Rescue efforts across the entire South Island got a boost today with the unveiling of two new air ambulance helicopters.
Based in Christchurch and Dunedin, the modern machines are bigger and loaded with life-saving technology.
Costing $15 million, the state-of-the-art pair of helicopters mean paramedics will be better able to provide vital patient care.
"The sooner we can get patients who are in serious or critical condition into specialist care in hospital the better. And technology we have now available from this machine certainly caters for that," said paramedic Chris Harrison.
Mr Harrison said the helicopter has a lot more space and the "greatest leap forward" is an equipment rack.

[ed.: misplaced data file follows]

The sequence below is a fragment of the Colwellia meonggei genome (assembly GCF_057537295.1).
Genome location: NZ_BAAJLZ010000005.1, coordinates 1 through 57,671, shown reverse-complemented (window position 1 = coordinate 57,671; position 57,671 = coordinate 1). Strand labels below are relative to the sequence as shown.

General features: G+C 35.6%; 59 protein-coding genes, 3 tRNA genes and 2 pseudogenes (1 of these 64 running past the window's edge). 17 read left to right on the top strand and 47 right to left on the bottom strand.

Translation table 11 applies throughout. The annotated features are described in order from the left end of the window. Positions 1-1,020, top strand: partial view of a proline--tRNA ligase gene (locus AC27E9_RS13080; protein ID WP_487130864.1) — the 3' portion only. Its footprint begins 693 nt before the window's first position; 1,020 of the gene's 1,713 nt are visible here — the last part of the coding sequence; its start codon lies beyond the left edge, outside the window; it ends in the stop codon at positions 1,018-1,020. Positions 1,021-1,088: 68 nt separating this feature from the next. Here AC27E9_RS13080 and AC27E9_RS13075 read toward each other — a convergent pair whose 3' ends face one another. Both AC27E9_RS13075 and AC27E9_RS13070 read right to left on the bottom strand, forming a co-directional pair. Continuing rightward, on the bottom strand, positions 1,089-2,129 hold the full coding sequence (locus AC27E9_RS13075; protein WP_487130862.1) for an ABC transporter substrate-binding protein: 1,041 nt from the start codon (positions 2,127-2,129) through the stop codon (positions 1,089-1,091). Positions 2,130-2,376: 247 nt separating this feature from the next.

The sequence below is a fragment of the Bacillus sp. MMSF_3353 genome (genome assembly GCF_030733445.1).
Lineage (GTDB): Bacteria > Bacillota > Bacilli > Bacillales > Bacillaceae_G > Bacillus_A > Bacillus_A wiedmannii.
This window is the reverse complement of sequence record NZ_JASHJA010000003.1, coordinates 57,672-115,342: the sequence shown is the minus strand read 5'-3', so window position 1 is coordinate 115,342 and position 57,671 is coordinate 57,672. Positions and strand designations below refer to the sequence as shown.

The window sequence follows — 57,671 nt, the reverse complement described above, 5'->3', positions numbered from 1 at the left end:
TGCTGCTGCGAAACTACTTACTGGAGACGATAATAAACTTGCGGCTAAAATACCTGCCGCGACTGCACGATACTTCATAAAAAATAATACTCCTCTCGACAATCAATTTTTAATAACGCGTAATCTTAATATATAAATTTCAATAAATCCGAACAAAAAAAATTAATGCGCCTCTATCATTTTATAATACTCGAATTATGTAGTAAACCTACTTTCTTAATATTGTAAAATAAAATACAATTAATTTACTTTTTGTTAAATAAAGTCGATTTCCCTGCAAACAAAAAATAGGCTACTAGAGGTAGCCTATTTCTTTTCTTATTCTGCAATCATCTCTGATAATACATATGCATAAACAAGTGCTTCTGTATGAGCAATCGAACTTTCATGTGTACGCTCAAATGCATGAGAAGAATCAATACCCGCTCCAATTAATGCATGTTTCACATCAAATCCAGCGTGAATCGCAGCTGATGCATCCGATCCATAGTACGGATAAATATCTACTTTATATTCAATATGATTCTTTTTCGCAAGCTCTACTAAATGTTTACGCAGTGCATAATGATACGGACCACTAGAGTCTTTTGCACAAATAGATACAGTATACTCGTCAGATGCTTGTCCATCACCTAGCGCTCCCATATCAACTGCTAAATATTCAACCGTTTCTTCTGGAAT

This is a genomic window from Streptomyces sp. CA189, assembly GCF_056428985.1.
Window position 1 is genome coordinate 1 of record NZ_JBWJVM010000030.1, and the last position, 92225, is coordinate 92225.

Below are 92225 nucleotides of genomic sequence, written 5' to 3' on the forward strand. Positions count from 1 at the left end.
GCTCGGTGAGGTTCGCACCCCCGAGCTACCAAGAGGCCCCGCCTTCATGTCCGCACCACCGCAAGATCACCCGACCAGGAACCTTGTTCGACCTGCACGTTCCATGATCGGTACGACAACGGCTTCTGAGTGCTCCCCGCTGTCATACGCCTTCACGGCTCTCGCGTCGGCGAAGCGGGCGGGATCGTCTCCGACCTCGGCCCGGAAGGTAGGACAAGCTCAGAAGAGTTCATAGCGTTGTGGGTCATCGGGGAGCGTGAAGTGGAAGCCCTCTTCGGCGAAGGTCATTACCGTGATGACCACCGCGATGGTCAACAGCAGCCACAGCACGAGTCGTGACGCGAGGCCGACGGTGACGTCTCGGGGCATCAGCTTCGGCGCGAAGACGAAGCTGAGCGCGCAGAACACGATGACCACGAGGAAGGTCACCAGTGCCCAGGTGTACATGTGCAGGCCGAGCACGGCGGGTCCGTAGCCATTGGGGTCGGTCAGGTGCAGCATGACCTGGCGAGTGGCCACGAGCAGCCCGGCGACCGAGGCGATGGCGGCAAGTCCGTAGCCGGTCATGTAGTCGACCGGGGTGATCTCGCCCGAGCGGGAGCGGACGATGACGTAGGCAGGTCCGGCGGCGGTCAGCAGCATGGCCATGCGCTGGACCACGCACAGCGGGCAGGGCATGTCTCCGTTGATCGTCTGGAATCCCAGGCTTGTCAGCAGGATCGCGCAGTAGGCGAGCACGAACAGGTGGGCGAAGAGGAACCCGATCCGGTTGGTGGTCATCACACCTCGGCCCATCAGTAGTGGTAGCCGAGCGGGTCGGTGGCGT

"We are able to simultaneously look at patients and gauge their condition based on the vital sign monitor, what the ventilator is doing and the medications we are administering. We can also change the lights so that we can still see the patient at nighttime without blinding the pilot, as it's night vision goggle-sensitive lighting," he said.
Today's launch comes nearly a year after Health Minister David Clark announced plans to enhance air ambulance services across the entire South Island.
Changes have included dedicated cover in Queenstown and a larger helicopter for Greymouth.
The Christchurch service alone attends around 700 callouts per year, covering terrain from ocean to alps.
"We are able to potentially rescue more persons if there's a party on a mountain that needed to be winch rescued, where previously weight limits may have meant that we could have only picked so many up on the one trip," Mr Harrison said.
And new technology, including autopilot systems, will enable missions to be flown safely in conditions previously deemed too dangerous.
The two new helicopters will be in service from tomorrow.